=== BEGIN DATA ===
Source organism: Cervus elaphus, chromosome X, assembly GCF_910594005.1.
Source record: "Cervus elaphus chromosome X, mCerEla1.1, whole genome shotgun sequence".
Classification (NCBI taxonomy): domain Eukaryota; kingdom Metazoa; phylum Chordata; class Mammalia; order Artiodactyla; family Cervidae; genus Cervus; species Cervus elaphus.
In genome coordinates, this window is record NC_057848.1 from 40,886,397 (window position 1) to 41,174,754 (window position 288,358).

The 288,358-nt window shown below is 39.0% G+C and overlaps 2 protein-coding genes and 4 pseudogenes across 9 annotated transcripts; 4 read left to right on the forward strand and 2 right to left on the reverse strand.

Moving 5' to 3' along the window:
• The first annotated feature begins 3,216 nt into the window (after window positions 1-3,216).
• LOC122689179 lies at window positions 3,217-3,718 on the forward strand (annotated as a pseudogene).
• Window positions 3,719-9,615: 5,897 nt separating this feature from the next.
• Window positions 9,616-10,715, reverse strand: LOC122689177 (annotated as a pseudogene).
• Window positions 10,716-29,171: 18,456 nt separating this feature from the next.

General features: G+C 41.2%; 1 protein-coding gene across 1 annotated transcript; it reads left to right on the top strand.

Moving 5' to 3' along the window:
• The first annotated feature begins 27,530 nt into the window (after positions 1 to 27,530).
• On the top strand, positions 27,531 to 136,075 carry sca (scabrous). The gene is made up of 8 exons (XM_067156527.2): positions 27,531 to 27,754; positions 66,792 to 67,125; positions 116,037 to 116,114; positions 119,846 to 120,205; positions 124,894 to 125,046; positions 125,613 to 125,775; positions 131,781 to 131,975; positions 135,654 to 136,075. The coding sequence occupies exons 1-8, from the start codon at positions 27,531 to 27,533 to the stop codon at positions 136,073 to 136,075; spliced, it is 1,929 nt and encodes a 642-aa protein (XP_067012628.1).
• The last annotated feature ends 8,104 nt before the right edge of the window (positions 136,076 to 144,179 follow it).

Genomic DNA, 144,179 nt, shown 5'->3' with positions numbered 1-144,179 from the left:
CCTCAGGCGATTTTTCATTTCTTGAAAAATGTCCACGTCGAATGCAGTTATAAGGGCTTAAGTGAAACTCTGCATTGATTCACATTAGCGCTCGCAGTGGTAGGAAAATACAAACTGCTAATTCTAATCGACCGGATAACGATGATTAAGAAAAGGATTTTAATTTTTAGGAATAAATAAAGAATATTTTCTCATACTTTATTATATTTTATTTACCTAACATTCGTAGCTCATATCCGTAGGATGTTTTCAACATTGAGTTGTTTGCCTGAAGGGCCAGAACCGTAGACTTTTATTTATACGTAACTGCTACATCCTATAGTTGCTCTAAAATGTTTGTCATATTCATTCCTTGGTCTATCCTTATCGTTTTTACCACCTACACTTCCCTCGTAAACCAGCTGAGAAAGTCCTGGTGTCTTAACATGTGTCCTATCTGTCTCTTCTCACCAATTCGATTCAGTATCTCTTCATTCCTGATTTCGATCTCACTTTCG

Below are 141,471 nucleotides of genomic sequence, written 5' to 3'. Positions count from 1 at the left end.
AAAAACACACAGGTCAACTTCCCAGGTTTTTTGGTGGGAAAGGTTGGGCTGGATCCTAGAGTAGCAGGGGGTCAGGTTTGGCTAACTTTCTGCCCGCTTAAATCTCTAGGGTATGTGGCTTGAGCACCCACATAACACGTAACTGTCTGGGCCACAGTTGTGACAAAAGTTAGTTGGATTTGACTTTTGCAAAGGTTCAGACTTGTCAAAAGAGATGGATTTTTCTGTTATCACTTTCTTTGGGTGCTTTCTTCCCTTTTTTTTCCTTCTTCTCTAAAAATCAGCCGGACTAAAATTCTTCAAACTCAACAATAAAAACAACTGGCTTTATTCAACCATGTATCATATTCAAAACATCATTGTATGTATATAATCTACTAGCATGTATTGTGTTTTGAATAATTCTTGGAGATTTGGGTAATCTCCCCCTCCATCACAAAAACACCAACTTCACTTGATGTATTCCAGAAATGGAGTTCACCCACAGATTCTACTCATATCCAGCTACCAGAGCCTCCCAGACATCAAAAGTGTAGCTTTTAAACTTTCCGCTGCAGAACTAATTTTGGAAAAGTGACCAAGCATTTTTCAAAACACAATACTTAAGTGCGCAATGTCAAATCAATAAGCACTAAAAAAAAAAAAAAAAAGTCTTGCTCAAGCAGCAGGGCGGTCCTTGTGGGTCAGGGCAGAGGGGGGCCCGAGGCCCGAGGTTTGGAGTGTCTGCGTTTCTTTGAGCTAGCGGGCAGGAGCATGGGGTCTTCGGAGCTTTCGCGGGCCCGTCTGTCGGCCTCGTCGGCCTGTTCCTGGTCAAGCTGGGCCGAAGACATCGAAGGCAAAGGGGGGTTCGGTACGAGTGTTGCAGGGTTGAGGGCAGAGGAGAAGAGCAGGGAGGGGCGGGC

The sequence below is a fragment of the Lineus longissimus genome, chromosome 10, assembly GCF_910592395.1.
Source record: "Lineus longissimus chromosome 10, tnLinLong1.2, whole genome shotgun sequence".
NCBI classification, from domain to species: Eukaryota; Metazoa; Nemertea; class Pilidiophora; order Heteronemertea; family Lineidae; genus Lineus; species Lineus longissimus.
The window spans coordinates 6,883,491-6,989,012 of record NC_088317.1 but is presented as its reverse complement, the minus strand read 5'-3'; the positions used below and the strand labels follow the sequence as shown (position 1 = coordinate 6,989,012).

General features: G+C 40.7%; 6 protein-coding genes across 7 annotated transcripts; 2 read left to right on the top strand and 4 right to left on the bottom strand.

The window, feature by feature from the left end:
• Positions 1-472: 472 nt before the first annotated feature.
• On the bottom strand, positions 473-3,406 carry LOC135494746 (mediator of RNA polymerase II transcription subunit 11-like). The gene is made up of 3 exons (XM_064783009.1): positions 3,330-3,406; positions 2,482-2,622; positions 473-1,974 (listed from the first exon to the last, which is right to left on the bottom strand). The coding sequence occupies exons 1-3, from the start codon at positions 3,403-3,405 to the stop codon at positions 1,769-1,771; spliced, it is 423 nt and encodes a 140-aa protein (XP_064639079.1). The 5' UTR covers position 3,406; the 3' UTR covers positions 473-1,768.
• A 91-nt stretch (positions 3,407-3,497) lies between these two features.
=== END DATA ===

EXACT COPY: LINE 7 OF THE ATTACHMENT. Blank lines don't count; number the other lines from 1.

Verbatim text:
• The first annotated feature begins 3,216 nt into the window (after window positions 1-3,216).